happen with the triploids.  Some VERY interesting results.  

One year, I didn't see the whirlwind coming in time to protect the pollen
tray.  The result, of course, was upended cups and an array of mixed
anthers in the bottom of the tray and strewn over the ground.  At least I'd
had only the one tray, so I knew everything in it was tetraploid aril. 
This pollen is something I do NOT waste, so after making all my other
priority crosses for the morning I went through the garden with the tray
and put mixed tetraploid aril pollen on any uncrossed fresh flower. 
Repeated that every day until the tray of mixed pollen was used up.  I got
a surprising number of seedlings from crosses onto 1/4-breds, so the next
year I made that type of cross a high priority.  In the long-run, I learned
that using the tetraploid aril pollen on 1/4-breds gave a much higher
percentage of takes than on TBs.  More seeds, more seedlings, better

Once in a while, a short-term project does take priority over everything
else.  When Lloyd Zurbrigg sent pollen from his rebloomers so I had
relatively fresh TB pollen in tetraploid aril season, using it on my
tetraploid arils became the season's priority cross and I then shipped
tetraploid aril pollen to him.   

Mid-February -- Move seedlings from growlights to garden.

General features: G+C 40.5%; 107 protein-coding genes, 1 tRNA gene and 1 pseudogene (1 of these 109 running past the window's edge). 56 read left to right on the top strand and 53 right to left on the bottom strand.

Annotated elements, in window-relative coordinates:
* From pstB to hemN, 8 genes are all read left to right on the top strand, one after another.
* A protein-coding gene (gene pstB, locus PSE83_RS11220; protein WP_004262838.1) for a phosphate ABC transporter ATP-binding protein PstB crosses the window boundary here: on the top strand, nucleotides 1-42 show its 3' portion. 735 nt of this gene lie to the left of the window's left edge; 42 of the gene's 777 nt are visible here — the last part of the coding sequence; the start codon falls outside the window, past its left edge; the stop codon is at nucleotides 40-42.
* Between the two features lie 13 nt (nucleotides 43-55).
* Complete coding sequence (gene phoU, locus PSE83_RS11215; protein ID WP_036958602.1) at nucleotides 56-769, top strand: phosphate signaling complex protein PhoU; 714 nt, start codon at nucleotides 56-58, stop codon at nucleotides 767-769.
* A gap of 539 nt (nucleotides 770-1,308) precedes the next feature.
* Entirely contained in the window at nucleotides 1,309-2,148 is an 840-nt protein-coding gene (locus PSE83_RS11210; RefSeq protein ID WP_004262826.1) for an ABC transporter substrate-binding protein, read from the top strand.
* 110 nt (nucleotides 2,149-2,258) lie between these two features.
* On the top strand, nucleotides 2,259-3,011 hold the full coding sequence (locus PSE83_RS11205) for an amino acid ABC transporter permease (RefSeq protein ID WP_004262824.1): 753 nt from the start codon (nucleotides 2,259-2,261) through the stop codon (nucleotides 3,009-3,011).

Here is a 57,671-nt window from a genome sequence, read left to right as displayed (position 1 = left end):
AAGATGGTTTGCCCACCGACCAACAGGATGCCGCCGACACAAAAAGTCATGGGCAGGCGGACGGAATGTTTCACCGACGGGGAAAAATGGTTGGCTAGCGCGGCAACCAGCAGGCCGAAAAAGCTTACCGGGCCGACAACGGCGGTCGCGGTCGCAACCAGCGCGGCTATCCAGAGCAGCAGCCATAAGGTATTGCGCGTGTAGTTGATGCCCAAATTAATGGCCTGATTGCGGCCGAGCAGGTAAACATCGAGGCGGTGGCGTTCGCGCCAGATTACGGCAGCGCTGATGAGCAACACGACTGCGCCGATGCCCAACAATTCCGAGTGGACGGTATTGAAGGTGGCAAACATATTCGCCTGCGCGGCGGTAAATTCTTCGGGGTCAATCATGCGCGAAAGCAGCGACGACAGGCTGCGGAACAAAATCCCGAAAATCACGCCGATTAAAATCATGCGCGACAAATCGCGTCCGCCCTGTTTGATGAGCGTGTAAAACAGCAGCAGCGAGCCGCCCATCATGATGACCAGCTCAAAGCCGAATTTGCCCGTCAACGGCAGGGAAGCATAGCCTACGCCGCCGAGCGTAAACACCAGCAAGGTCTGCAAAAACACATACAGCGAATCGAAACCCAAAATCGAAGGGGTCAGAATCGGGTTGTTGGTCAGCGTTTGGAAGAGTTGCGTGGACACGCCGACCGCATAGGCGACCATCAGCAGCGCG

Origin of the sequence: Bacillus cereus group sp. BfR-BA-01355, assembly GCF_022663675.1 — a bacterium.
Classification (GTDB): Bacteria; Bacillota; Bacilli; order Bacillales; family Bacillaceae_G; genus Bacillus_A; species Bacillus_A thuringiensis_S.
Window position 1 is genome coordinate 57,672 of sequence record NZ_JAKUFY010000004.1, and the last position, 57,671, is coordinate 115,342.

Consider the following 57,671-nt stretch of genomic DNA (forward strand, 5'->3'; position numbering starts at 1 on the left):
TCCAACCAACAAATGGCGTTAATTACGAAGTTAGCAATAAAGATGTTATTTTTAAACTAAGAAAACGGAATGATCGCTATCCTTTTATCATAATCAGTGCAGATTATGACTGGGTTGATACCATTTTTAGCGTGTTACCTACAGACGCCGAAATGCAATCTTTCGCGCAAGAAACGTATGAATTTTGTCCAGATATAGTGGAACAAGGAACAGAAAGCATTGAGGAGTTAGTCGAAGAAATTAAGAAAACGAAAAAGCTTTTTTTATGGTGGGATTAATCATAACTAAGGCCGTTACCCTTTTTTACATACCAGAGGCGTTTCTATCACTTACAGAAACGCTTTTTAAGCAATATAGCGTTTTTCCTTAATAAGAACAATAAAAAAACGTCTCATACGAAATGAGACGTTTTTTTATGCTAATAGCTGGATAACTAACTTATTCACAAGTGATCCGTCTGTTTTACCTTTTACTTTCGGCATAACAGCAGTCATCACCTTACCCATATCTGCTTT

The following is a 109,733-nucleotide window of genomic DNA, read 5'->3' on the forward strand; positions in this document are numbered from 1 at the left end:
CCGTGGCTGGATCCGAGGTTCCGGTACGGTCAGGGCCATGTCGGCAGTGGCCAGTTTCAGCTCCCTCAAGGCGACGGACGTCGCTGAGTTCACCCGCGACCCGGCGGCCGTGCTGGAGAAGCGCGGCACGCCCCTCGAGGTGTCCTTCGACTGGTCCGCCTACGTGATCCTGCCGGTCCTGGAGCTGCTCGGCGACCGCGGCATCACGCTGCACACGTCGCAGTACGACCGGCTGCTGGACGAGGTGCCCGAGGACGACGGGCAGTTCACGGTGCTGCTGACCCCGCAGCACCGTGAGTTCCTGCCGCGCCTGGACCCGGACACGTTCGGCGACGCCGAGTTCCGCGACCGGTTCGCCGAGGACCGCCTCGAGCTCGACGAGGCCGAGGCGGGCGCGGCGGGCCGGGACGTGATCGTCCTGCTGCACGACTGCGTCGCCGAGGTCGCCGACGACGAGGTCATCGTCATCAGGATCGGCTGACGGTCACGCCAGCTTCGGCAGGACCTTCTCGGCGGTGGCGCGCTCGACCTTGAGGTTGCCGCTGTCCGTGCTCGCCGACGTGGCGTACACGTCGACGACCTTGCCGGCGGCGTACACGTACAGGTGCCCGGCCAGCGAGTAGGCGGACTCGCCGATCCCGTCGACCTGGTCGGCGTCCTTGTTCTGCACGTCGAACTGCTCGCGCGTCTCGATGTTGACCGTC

The whole process of taking the inventory, sorting & and preparing maps,
making labels, and examining the seedlings as I line them out usually gives
me more ideas for crosses in the upcoming season.  

Late February & Early March  -- Prepare supplies & equipment.  

This starts as soon as the seedlings are out of the house, must be finished
by St. Patrick's Day as that's when bloom season normally starts.

In one room, the growlights were added to the bottom of each one of a set
of deep, storage shelves.  When the seedlings have been removed from those
shelves and the lights turned off, I clean all of the pots & trays and
store them there for the next season.  

A large light was installed over the kitchen table, on chains so that the
height is adjustable.  When the seedlings have graduated to the garden, the
table is freed for use as a workstation during bloom season.  At this
point, I'd clean off the shelves above the kitchen table.  Stock one with
supplies:  a box of 1,000 tags; a box of coin envelopes; extra Sharpies;
condiment cups & lids; extra masking tape, spare box of colored toothpicks.